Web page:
Pol. Pleafe your Highness, I will from hence to-day.

Queen. You know the peril: I'll fetch a turn about the garden, pitying The pangs of barred affections; though the King Hath charged you should not speak together.

[Exit. Imo. Dissembling courtesy ! how fine this týrant Can tickle where she wounds! my dearest husband, I something fear my father's wrath, but nothing (Always referved my holy duty) what #is rage can do on me. You must be

gone,
And I Thall here abide the hourly shot
Of angry eyes : not comforted to live,
But that there is this jewel in the world,
That I may fee again.
VOL. X.

S

Poft. My Queen! my mistress!

lady, weep no more, lest I give cause To be suspected of more tenderness Than doth become a man. I will remain The loyallelt husband that did e'er plight troth; My residence in Rome, at one Philario's; Who to my father was a friend, to me Known but by letter; thither write, my Queen, And with mine eyes I'll drink the words you fend, Though ink be made of gall.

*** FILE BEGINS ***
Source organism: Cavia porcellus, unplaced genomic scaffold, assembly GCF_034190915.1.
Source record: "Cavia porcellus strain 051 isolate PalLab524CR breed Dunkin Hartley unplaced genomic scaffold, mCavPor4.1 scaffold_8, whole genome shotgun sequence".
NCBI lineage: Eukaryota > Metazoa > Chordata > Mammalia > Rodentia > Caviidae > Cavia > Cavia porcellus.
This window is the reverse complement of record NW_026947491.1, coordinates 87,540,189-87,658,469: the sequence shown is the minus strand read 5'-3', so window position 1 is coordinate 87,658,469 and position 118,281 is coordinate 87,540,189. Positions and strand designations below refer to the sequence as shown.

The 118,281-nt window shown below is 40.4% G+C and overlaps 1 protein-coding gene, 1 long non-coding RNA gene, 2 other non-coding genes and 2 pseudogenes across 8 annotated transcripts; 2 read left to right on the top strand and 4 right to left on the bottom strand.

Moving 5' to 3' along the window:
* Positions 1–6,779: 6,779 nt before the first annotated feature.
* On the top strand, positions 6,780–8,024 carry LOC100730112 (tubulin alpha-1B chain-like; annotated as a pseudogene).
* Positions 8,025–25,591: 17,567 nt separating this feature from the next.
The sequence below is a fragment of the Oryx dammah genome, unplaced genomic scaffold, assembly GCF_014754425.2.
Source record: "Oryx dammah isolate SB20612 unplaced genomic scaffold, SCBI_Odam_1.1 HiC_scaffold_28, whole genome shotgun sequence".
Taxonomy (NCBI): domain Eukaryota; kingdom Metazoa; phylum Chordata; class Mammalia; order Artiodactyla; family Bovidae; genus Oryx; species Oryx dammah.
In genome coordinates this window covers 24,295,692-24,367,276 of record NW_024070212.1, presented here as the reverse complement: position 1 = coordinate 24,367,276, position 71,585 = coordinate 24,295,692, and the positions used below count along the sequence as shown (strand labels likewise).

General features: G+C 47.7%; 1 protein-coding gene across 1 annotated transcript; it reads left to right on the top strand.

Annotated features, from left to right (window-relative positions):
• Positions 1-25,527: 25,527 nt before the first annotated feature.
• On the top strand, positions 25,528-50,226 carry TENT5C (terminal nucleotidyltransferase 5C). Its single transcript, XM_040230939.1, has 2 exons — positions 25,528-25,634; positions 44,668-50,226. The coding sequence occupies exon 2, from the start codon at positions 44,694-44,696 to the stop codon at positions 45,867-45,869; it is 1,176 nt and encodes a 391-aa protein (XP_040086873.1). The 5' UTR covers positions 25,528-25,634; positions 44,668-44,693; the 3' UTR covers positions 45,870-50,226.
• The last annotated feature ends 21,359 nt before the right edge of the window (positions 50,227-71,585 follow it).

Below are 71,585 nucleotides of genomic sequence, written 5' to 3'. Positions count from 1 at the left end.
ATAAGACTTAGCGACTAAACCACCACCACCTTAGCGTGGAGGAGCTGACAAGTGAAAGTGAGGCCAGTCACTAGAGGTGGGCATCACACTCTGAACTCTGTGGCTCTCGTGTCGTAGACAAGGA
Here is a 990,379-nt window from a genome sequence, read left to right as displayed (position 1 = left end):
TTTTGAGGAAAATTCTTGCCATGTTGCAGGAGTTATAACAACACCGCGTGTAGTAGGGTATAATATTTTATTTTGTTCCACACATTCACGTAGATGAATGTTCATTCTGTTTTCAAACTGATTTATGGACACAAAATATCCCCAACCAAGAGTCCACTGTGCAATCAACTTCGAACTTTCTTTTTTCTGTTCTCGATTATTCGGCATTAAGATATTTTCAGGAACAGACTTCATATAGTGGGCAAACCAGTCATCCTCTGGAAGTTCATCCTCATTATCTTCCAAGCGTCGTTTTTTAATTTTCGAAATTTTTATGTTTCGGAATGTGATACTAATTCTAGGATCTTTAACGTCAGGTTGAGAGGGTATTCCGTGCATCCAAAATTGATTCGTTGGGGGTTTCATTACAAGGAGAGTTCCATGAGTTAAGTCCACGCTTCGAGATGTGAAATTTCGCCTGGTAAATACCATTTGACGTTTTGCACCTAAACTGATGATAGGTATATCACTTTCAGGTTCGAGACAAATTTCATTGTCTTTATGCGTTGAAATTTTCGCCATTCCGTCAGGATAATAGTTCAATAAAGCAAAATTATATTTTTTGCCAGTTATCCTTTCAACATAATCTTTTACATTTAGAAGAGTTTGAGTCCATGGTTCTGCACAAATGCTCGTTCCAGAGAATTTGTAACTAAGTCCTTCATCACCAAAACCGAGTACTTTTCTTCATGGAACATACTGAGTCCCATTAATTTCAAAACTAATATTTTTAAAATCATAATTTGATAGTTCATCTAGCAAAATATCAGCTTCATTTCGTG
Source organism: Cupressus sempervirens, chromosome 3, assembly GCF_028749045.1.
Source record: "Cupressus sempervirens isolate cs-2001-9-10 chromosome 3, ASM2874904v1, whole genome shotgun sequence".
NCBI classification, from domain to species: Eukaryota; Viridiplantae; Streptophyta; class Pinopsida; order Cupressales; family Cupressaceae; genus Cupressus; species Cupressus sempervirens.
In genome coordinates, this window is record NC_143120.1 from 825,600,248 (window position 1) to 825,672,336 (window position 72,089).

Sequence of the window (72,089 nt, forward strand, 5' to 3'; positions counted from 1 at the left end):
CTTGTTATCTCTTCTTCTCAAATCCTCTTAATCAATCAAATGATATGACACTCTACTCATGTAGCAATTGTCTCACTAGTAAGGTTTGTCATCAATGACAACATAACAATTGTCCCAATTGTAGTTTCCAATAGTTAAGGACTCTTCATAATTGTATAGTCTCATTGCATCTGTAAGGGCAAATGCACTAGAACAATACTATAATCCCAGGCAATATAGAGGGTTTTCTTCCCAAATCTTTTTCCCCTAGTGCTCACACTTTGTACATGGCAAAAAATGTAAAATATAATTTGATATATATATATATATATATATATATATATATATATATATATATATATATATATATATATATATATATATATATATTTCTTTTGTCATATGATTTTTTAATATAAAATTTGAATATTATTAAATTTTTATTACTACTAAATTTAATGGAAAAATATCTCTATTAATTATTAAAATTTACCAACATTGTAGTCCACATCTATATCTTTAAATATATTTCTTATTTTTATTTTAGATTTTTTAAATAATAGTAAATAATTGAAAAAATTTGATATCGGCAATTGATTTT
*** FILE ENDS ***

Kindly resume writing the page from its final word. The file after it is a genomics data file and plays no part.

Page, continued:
Re-enter Queen.
Queen. Be brief, I pray you;
If the King come, I shall incur I know not [ Aside
How much of his displeakıre---yet l'll move him
To walk this way ; I never do him wrong,
But he does buy my injuries ; to be friends,
Pays dear for

my
offences.

[Exit.
Poft. Should we be taking leave,
As long a term as yet we have to live,
The lothness to depart would grow :---adieu !

Imo. Nay, stay a little
Were you but riding forth to air yourself,
Such parting were too petty. Look here, love,
This diamond was my mother's; take it, heart.
But keep it till you woo another wife,
When Imogen is dead.

Poft How, how? another !
You gentle gods, give me but this I have,
And lear up my embracements from a next
With bonds of death. Remain, remain thou here,

[Putting on the Ring: While sense can keep thee on! and tweetest, fairelt, As I my poor felf did exchange for you, To your so infinite loss; fo, in your trifles I fill win of you. For my fake, wear this;